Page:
• (Feb 6) I spend time looking at old newspapers, looking for perspective, wisdom, coupons... maybe something to write about! I tried searching "Vesuvius: 1870-1910" to see if I could get something. I got the usual glum reports on 1872 and 1906 (including one great NYT article on the 1906 eruption). BUT!--it seems that some of our journalists are not taking this eruption stuff too seriously! Witness:
    —from the Des Moines Daily News of Nov. 15, 1898: "ACTIVITY OF VESUVIUS. Much anxiety has been caused in Naples by the renewed activity of Mount Vesuvius. An overwhelming danger of this description produces universal terror. As a matter of fact there is little likelihood that Mt. Vesuvius will do any serious damage. On the other hand thousands die daily from stomach and digestive disorders, who might have survived had they resorted to Hostetter's Stomach Bitters. It is the greatest of known tonics for stomach and digestive organs. It cures kidney, liver and blood disorders.

    —and this, from the Racine (Wisconsin) Daily Journal, June 5 1906: "No matter where you are going on your vacation—whether it's across the ferry or across the ocean—to visit the upheaval of Vesuvius or the down-heaval of San Francisco, here are the clothes for you. A special suit in a dark, checkered grey will not show the dust, not break in shape, nor disappoint you."

    —and this—is nothing sacred?!—from the New Castle News (Pennsylvania), Oct.21, 1904: "Vesuvius has broken out again, and Carrie Nation is preparing for the most picturesque rampage in her whole career. People had better take to the collars in view of these two afflictions."
[Ed. note: Carrie Nation (1846-1911) was a leading member of the temperance movement in the US before prohibition. She was famous for her "hatchetations"—busting up gin-mills with an axe.] I still do not know what the expression "take to the collars" means. If you know, please tell me. (Just in case, I have already taken to the collars.)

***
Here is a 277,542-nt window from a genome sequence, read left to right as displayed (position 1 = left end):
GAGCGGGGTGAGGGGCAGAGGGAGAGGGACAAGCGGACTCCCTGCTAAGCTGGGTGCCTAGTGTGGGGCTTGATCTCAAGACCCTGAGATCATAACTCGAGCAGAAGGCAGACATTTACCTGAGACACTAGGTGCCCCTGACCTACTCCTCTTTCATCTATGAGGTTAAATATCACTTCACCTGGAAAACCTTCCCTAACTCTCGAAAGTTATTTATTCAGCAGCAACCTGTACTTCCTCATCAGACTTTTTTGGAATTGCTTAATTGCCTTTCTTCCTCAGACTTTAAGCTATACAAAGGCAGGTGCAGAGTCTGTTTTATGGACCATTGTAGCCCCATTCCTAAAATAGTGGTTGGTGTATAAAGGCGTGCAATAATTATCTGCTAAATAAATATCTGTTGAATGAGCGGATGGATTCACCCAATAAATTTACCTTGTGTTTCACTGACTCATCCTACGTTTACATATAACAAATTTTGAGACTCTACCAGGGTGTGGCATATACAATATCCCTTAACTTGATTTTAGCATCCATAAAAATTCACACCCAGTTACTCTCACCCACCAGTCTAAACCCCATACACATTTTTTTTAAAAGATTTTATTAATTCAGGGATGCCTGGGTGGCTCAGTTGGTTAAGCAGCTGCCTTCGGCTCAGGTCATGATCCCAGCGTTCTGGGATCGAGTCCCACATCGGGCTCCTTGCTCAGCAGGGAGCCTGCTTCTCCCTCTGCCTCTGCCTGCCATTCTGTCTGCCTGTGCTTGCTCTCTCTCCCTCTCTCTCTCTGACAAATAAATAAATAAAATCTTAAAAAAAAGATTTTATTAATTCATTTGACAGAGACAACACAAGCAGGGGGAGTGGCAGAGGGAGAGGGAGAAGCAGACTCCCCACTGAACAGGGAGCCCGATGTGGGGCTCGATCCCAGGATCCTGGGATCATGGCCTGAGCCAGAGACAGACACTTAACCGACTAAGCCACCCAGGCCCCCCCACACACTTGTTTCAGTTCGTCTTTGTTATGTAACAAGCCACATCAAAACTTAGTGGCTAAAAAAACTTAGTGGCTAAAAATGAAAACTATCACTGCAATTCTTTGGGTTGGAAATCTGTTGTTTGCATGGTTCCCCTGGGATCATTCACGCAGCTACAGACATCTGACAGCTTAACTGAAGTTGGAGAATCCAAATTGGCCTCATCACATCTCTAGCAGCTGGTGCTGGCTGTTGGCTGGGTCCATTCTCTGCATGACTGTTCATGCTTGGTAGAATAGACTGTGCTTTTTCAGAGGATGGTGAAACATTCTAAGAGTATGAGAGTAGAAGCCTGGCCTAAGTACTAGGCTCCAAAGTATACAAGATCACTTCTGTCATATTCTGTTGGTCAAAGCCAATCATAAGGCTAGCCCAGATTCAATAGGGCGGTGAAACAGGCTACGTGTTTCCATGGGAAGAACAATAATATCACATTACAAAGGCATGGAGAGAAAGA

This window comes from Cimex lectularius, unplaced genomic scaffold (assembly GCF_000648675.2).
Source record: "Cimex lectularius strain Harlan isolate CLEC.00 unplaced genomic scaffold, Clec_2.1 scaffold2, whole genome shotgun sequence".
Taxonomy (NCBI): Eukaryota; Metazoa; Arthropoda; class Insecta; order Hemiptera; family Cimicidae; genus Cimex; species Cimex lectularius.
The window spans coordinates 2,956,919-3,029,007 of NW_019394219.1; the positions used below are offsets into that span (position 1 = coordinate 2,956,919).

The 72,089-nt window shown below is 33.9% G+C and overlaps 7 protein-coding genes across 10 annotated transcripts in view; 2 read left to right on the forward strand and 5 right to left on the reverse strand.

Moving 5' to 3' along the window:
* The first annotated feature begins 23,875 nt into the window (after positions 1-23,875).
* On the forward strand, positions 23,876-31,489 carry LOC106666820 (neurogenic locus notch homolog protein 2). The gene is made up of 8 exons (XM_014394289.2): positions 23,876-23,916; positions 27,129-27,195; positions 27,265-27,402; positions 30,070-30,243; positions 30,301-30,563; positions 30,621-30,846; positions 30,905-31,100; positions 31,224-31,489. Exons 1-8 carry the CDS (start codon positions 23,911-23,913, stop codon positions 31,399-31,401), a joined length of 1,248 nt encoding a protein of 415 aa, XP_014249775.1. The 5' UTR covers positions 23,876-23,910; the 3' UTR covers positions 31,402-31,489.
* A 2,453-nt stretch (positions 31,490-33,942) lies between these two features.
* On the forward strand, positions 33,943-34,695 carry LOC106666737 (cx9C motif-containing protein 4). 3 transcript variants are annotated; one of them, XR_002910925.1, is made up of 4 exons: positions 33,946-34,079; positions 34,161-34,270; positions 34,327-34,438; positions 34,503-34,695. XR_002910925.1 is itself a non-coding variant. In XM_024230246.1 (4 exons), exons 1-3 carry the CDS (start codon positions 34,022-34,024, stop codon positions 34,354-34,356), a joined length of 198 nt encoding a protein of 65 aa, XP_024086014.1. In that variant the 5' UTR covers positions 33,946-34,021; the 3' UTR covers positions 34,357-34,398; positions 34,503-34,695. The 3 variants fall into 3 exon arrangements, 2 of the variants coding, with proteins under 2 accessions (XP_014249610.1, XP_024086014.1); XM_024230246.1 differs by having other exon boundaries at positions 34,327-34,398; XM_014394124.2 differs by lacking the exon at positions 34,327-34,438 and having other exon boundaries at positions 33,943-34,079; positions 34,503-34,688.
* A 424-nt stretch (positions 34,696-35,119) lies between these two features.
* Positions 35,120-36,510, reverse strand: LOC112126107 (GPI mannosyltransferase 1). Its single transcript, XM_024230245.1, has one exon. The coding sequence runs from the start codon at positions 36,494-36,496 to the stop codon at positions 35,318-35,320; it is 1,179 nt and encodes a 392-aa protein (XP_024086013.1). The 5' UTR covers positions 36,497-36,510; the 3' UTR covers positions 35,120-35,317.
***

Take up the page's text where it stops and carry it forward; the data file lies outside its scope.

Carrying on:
• intarsio frames for
                    eye-glasses(Feb 10) Attention, Fashion Zombies! Forget about statement shoes, "distressed" (torn) jeans, and nipple-rings for your pets. Make a real spectacle of yourself with intarsio frames for your glasses! Even if you have perfect eyesight, specs with plain glass are in with the PIFI (Pseudo-Intellectual Fashion Idiot) crowd. Intarsio (also known as tarsia in Italian and, in English, "intarsia") is the craft of making designs and images from bits of inlaid wood. It is one of the trademark handicrafts out on the Sorrentine peninsula, and now a gentleman who sells eye-wear in the town of Piano di Sorrento has added a line of eye-glasses with wooden frames made from locally crafted intarsio. Once this craze catches on, the proprietor feels sure he can keep the genuine local product from being diluted by cheap foreign knock-offs. He is comforted by the fact that there is a law in China against exporting wood! At least, that is something he read somewhere. There is a separate and serious entry in this encyclopedia on Sorrentine Intarsio

  • (Feb 21)  Francesco Bandarin from UNESCO was in town a few days ago to discuss plans to increase the area in Naples protected as a World Heritage Site. The part of the city currently included on the list of sites considered worth saving as part of our common planet-wide cultural heritage has, roughly, an area of 720 hectares (1,780 acres), much of it in the "historic center" as seen on this map. The plan would expand the area to include the Sanità; that is, the area to the north of the old city (in back of the National Museum) and also incorporate "buffer" areas on the south, such as the port of Naples and extend west to include the Posillipo coast. The plan would bring the total area "under protection" to 1600 hectares (c. 4,000 acres/6.25 sq. miles/16 sq km). UNESCO World Heritage "protection" generally takes the form of providing funds to assist in restoration and maintenance.